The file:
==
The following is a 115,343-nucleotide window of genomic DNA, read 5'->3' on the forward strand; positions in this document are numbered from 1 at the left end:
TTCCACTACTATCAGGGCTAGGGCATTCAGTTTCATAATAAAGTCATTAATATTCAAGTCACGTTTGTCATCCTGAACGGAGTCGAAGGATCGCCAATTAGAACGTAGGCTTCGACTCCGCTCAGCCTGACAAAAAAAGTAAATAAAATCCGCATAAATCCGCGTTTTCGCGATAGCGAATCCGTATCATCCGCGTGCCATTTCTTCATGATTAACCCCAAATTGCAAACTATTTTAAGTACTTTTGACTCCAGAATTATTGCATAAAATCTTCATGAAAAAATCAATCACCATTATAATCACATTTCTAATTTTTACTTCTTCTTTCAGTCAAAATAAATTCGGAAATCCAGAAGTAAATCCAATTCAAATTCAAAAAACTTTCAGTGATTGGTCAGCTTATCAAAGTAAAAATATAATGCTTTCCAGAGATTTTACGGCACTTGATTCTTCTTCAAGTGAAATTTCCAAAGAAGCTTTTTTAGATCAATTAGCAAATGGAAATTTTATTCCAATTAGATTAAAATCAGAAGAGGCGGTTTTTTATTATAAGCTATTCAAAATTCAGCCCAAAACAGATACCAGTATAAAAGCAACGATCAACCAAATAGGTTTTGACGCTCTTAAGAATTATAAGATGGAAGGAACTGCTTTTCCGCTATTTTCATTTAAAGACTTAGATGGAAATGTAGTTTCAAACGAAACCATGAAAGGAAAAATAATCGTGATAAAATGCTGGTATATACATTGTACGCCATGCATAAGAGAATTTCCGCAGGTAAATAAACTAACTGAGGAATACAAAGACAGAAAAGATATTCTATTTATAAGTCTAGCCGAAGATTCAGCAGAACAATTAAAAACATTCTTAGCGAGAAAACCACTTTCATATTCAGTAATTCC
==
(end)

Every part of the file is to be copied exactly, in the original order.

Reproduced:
The following is a 115,343-nucleotide window of genomic DNA, read 5'->3' on the forward strand; positions in this document are numbered from 1 at the left end:
TTCCACTACTATCAGGGCTAGGGCATTCAGTTTCATAATAAAGTCATTAATATTCAAGTCACGTTTGTCATCCTGAACGGAGTCGAAGGATCGCCAATTAGAACGTAGGCTTCGACTCCGCTCAGCCTGACAAAAAAAGTAAATAAAATCCGCATAAATCCGCGTTTTCGCGATAGCGAATCCGTATCATCCGCGTGCCATTTCTTCATGATTAACCCCAAATTGCAAACTATTTTAAGTACTTTTGACTCCAGAATTATTGCATAAAATCTTCATGAAAAAATCAATCACCATTATAATCACATTTCTAATTTTTACTTCTTCTTTCAGTCAAAATAAATTCGGAAATCCAGAAGTAAATCCAATTCAAATTCAAAAAACTTTCAGTGATTGGTCAGCTTATCAAAGTAAAAATATAATGCTTTCCAGAGATTTTACGGCACTTGATTCTTCTTCAAGTGAAATTTCCAAAGAAGCTTTTTTAGATCAATTAGCAAATGGAAATTTTATTCCAATTAGATTAAAATCAGAAGAGGCGGTTTTTTATTATAAGCTATTCAAAATTCAGCCCAAAACAGATACCAGTATAAAAGCAACGATCAACCAAATAGGTTTTGACGCTCTTAAGAATTATAAGATGGAAGGAACTGCTTTTCCGCTATTTTCATTTAAAGACTTAGATGGAAATGTAGTTTCAAACGAAACCATGAAAGGAAAAATAATCGTGATAAAATGCTGGTATATACATTGTACGCCATGCATAAGAGAATTTCCGCAGGTAAATAAACTAACTGAGGAATACAAAGACAGAAAAGATATTCTATTTATAAGTCTAGCCGAAGATTCAGCAGAACAATTAAAAACATTCTTAGCGAGAAAACCACTTTCATATTCAGTAATTCC